Appendicitis–From the #Historical Research Files
Modern Medicine Now
Last week doctors performed an emergency appendectomy on my seven-year-old great-nephew. They swiftly diagnosed and treated his condition with minimally invasive surgery. The miracles of modern medicine!
But What Happened In the Olden Days?
Which got me to thinking about the treatment of appendicitis in the eighteenth and nineteenth centuries. Was this condition an automatic death sentence?
The appendix is a small, seemingly unnecessary attachment to the bowels that can become infected and burst. My own experience of this ailment (my appendix ruptured and I spent ten days in the hospital with peritonitis) tells me that yes, prior to the very late nineteenth century, everyone who developed appendicitis died from it.
What I discovered
Here’s a brief history of surgical treatment of appendicitis. And here’s another that’s a bit longer. In short, the “appendix” was first described by Jacopo Berengario da Carpi in 1522, and the first appendectomy was performed at St. George’s Hospital in London in 1735!
The operating surgeon was a French Huguenot immigrant named Claudius Amyand. Recollect that during this era, surgeons were a different and lesser branch of medical practice. Surgeons had to actually touch patients to practice their healing arts, as opposed to the more refined Doctors of Medicine who could diagnose and order treatment from a distance.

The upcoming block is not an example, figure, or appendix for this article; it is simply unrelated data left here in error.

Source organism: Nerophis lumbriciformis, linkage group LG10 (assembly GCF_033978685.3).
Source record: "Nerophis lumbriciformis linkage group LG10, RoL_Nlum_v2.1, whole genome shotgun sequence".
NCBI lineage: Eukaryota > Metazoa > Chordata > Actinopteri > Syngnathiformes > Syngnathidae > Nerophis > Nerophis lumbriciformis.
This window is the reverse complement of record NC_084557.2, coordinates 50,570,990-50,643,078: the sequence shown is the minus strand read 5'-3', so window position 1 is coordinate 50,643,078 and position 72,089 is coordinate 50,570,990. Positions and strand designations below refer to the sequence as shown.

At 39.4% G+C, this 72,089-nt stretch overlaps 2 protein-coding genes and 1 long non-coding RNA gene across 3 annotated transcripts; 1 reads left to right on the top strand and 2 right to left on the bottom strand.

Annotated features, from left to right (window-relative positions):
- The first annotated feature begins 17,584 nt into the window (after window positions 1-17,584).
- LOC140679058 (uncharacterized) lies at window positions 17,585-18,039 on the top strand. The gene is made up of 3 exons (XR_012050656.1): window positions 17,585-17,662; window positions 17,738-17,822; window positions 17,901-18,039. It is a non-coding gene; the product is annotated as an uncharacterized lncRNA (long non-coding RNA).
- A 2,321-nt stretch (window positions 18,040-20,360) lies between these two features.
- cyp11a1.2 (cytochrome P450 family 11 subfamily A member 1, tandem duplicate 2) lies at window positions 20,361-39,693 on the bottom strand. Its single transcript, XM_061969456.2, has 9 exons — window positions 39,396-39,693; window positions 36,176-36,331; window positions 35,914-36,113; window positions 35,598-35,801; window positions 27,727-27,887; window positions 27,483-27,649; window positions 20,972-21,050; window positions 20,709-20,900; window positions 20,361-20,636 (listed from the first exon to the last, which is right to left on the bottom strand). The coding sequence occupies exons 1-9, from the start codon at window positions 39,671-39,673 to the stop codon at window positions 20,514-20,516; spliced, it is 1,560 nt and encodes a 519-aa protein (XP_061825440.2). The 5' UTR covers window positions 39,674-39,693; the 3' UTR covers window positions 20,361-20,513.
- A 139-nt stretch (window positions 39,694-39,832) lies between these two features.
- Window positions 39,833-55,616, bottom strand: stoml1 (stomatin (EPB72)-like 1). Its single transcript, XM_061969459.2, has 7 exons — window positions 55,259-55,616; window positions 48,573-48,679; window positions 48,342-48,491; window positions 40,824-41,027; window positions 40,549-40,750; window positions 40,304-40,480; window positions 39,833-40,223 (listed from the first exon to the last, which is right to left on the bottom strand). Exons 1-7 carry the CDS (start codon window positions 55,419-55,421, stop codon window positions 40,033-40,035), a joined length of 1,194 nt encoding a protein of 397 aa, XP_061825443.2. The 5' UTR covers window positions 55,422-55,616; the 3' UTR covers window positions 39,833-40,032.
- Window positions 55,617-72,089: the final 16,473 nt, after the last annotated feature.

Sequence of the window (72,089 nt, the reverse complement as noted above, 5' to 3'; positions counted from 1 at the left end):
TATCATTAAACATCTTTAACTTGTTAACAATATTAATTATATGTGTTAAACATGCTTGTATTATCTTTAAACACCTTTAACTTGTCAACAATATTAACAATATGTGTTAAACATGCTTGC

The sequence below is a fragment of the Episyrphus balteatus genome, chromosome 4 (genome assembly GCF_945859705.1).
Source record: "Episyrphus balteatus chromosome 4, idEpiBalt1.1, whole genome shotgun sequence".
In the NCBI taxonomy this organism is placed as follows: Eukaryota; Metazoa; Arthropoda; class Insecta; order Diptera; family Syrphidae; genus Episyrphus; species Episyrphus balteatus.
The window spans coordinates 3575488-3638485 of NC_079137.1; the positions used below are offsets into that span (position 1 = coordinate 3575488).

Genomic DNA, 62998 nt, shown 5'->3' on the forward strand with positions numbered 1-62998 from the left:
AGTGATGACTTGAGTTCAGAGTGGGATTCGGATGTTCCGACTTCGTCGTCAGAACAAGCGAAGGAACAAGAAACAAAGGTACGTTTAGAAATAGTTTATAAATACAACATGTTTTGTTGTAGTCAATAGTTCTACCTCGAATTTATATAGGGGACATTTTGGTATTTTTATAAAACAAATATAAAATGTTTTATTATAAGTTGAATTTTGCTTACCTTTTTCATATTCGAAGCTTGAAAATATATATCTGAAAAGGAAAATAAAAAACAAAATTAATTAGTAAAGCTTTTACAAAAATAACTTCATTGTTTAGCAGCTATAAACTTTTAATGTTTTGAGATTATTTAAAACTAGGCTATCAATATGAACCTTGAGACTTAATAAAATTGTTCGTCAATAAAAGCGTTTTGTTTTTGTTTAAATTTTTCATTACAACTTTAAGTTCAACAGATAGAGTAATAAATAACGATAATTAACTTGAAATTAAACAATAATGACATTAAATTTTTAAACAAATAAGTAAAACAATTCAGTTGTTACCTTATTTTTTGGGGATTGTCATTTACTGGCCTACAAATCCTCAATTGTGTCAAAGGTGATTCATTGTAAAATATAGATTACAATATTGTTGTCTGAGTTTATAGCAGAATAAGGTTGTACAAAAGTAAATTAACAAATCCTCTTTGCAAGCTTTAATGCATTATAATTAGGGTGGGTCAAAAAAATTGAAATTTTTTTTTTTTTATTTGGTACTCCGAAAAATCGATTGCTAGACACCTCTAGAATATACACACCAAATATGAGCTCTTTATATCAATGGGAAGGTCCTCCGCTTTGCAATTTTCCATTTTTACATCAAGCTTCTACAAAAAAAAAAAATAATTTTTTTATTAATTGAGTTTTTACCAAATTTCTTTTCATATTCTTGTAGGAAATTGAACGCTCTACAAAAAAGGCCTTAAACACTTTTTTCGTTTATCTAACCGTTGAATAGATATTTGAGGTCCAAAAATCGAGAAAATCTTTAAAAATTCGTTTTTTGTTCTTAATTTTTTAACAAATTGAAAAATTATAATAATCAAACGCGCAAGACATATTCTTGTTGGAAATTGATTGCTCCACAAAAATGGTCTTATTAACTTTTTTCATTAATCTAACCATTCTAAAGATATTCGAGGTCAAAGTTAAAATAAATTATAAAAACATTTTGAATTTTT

This lengthier History of Appendicitis gives many more details about the development of treatments for this condition, and includes the stories of a few famous appendicitis victims, including King Edward VII.
And what’s more…
Appendicitis though often fatal is apparently not always a death sentence. Some people recover from the condition, especially now with the availability of antibiotics.
So, authors, appendicitis is a good way to quickly do away with an otherwise healthy character of any age. Or, we could have a character suffering with an ache in their lower right belly, someone with an iron constitution, who recovers. Anything is possible!
Images: Surgeon is from Stencil.com; Others, Wikimedia Commons. Picture of St. George’s Hospital is courtesy of WellcomeImages